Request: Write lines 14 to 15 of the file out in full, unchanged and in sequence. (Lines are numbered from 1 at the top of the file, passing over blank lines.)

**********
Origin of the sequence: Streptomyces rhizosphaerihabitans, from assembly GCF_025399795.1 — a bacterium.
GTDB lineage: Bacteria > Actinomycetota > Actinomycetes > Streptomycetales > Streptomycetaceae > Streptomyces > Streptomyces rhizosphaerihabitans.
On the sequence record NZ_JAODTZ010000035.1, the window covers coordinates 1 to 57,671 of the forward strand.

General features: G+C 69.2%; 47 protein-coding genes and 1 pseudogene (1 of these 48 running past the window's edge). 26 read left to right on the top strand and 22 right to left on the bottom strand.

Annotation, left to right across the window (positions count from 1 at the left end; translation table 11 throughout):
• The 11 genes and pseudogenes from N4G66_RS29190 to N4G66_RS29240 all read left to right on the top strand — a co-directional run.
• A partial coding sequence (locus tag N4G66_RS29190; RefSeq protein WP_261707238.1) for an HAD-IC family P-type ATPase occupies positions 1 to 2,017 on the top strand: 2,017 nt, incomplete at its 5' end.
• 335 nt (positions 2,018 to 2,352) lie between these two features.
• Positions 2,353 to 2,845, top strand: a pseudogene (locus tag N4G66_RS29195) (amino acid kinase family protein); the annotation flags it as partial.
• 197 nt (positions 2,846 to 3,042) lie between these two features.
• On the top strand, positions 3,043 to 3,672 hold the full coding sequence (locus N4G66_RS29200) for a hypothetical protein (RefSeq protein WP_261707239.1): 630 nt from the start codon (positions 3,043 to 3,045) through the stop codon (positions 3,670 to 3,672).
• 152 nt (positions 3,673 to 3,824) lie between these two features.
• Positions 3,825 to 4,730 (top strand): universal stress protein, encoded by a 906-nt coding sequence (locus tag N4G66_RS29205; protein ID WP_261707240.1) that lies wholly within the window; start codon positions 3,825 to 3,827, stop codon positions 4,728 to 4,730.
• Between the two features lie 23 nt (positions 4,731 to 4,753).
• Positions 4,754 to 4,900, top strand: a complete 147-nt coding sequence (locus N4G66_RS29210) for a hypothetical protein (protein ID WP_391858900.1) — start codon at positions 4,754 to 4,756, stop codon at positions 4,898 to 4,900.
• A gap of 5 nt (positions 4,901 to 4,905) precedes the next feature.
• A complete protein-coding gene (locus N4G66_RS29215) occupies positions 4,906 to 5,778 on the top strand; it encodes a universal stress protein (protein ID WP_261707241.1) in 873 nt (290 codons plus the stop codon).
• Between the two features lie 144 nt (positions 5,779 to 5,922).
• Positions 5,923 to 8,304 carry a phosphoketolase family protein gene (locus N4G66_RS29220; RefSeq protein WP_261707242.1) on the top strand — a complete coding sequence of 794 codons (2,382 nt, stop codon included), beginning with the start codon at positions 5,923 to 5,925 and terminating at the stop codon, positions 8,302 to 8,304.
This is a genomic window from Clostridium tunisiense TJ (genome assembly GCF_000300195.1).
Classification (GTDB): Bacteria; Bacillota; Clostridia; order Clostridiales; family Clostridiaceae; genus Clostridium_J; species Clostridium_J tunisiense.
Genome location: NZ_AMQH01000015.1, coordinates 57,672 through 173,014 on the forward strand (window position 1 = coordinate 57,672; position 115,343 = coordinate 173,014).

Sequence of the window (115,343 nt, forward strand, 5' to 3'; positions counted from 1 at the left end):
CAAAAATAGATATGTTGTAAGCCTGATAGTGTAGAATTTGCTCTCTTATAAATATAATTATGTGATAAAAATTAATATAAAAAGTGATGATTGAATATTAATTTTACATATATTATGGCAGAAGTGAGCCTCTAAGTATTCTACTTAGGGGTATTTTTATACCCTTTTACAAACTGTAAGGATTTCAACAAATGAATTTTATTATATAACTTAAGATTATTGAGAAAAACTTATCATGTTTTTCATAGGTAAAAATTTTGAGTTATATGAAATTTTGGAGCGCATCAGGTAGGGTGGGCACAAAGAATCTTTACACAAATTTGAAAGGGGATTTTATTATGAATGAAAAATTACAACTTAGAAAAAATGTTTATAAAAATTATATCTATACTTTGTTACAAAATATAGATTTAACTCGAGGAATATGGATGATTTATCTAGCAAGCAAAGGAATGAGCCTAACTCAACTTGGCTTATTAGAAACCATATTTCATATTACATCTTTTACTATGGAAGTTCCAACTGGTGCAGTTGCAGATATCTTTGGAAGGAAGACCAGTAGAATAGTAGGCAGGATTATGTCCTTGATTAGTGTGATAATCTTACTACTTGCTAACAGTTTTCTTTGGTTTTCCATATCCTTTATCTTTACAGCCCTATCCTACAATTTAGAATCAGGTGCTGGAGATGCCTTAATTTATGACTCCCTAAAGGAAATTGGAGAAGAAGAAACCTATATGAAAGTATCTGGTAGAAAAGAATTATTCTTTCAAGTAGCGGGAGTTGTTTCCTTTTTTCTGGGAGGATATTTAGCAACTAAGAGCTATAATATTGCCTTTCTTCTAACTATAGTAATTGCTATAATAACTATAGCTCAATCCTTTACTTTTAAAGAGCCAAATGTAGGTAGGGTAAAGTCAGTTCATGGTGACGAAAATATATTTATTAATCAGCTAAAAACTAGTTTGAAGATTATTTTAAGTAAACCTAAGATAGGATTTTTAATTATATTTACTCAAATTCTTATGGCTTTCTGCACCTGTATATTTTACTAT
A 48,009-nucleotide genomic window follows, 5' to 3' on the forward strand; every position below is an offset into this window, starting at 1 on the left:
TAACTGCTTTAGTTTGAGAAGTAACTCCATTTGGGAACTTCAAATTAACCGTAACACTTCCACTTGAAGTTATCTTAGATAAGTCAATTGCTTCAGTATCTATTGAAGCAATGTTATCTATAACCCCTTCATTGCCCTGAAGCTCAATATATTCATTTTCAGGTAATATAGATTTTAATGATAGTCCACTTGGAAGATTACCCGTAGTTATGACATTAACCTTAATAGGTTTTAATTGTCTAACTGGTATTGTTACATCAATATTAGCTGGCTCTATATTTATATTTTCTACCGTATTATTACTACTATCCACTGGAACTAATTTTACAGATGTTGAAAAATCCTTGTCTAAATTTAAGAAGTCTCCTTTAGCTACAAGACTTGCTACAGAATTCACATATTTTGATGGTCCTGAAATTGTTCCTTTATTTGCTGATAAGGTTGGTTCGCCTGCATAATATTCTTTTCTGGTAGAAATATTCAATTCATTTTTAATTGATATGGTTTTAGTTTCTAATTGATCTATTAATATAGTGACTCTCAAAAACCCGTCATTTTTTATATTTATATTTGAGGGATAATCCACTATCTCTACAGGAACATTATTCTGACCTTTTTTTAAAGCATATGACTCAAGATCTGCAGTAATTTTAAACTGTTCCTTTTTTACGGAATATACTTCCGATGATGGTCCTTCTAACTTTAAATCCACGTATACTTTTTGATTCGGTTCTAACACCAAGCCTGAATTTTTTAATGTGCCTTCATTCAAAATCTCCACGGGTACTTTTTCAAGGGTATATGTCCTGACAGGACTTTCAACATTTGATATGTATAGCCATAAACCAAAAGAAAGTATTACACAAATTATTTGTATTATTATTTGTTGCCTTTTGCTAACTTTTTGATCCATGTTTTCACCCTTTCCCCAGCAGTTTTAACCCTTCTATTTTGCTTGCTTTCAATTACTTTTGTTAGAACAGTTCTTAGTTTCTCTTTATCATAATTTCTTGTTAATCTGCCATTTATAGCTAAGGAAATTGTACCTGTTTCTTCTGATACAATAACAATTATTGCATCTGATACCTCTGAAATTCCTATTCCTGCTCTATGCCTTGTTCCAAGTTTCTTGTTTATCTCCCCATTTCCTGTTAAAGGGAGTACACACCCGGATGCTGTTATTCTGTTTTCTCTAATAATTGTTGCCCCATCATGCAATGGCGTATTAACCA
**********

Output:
• Between the two features lie 23 nt (positions 4,731 to 4,753).
• Positions 4,754 to 4,900, top strand: a complete 147-nt coding sequence (locus N4G66_RS29210) for a hypothetical protein (protein ID WP_391858900.1) — start codon at positions 4,754 to 4,756, stop codon at positions 4,898 to 4,900.